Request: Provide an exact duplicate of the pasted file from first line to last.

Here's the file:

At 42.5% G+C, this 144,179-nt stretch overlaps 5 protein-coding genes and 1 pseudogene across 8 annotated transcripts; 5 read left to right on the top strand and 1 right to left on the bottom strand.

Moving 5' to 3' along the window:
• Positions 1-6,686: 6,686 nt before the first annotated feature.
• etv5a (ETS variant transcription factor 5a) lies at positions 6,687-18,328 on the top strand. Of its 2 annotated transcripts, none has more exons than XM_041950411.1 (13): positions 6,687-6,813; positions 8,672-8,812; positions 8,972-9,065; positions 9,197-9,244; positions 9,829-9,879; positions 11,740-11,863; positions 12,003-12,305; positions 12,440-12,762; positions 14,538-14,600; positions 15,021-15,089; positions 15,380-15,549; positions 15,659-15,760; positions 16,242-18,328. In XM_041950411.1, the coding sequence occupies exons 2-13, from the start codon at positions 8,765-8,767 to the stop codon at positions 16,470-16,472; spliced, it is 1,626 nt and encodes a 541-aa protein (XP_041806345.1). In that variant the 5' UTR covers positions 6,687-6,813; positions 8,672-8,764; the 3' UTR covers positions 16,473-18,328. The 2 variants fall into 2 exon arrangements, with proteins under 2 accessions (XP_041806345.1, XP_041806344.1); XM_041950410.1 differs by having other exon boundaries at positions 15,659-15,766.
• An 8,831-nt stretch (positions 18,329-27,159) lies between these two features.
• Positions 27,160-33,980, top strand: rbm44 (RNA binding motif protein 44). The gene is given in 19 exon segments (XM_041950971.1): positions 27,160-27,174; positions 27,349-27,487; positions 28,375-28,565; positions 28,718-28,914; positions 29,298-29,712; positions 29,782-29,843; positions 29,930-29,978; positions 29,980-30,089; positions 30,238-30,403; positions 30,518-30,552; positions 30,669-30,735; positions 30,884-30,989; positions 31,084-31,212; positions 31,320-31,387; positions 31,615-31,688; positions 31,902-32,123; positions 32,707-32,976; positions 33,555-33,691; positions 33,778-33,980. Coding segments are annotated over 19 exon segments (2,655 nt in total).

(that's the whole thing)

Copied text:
At 42.5% G+C, this 144,179-nt stretch overlaps 5 protein-coding genes and 1 pseudogene across 8 annotated transcripts; 5 read left to right on the top strand and 1 right to left on the bottom strand.

Moving 5' to 3' along the window:
• Positions 1-6,686: 6,686 nt before the first annotated feature.
• etv5a (ETS variant transcription factor 5a) lies at positions 6,687-18,328 on the top strand. Of its 2 annotated transcripts, none has more exons than XM_041950411.1 (13): positions 6,687-6,813; positions 8,672-8,812; positions 8,972-9,065; positions 9,197-9,244; positions 9,829-9,879; positions 11,740-11,863; positions 12,003-12,305; positions 12,440-12,762; positions 14,538-14,600; positions 15,021-15,089; positions 15,380-15,549; positions 15,659-15,760; positions 16,242-18,328. In XM_041950411.1, the coding sequence occupies exons 2-13, from the start codon at positions 8,765-8,767 to the stop codon at positions 16,470-16,472; spliced, it is 1,626 nt and encodes a 541-aa protein (XP_041806345.1). In that variant the 5' UTR covers positions 6,687-6,813; positions 8,672-8,764; the 3' UTR covers positions 16,473-18,328. The 2 variants fall into 2 exon arrangements, with proteins under 2 accessions (XP_041806345.1, XP_041806344.1); XM_041950410.1 differs by having other exon boundaries at positions 15,659-15,766.
• An 8,831-nt stretch (positions 18,329-27,159) lies between these two features.
• Positions 27,160-33,980, top strand: rbm44 (RNA binding motif protein 44). The gene is given in 19 exon segments (XM_041950971.1): positions 27,160-27,174; positions 27,349-27,487; positions 28,375-28,565; positions 28,718-28,914; positions 29,298-29,712; positions 29,782-29,843; positions 29,930-29,978; positions 29,980-30,089; positions 30,238-30,403; positions 30,518-30,552; positions 30,669-30,735; positions 30,884-30,989; positions 31,084-31,212; positions 31,320-31,387; positions 31,615-31,688; positions 31,902-32,123; positions 32,707-32,976; positions 33,555-33,691; positions 33,778-33,980. Coding segments are annotated over 19 exon segments (2,655 nt in total).